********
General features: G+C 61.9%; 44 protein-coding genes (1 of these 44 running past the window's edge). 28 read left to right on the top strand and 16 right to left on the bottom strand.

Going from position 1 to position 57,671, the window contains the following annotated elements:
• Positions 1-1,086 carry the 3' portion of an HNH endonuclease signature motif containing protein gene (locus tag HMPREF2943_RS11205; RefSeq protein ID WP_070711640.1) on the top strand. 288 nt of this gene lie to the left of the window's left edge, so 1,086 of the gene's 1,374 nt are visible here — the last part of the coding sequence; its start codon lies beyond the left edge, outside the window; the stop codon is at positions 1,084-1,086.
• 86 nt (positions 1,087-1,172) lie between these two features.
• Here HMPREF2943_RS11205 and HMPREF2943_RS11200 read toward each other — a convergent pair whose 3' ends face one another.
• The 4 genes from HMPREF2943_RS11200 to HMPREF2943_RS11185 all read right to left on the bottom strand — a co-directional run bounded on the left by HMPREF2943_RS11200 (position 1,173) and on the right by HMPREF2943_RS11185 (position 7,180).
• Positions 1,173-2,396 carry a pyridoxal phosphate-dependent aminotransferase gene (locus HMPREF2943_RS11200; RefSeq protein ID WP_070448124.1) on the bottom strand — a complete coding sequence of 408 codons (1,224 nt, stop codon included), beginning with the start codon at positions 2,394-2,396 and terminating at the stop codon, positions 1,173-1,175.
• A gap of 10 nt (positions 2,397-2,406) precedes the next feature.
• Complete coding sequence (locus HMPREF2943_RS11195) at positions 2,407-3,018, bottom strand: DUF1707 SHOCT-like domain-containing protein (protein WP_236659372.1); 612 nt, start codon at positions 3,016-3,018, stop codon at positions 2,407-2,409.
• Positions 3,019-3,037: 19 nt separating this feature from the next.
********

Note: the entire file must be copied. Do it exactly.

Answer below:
General features: G+C 61.9%; 44 protein-coding genes (1 of these 44 running past the window's edge). 28 read left to right on the top strand and 16 right to left on the bottom strand.

Going from position 1 to position 57,671, the window contains the following annotated elements:
• Positions 1-1,086 carry the 3' portion of an HNH endonuclease signature motif containing protein gene (locus tag HMPREF2943_RS11205; RefSeq protein ID WP_070711640.1) on the top strand. 288 nt of this gene lie to the left of the window's left edge, so 1,086 of the gene's 1,374 nt are visible here — the last part of the coding sequence; its start codon lies beyond the left edge, outside the window; the stop codon is at positions 1,084-1,086.
• 86 nt (positions 1,087-1,172) lie between these two features.
• Here HMPREF2943_RS11205 and HMPREF2943_RS11200 read toward each other — a convergent pair whose 3' ends face one another.
• The 4 genes from HMPREF2943_RS11200 to HMPREF2943_RS11185 all read right to left on the bottom strand — a co-directional run bounded on the left by HMPREF2943_RS11200 (position 1,173) and on the right by HMPREF2943_RS11185 (position 7,180).
• Positions 1,173-2,396 carry a pyridoxal phosphate-dependent aminotransferase gene (locus HMPREF2943_RS11200; RefSeq protein ID WP_070448124.1) on the bottom strand — a complete coding sequence of 408 codons (1,224 nt, stop codon included), beginning with the start codon at positions 2,394-2,396 and terminating at the stop codon, positions 1,173-1,175.
• A gap of 10 nt (positions 2,397-2,406) precedes the next feature.
• Complete coding sequence (locus HMPREF2943_RS11195) at positions 2,407-3,018, bottom strand: DUF1707 SHOCT-like domain-containing protein (protein WP_236659372.1); 612 nt, start codon at positions 3,016-3,018, stop codon at positions 2,407-2,409.
• Positions 3,019-3,037: 19 nt separating this feature from the next.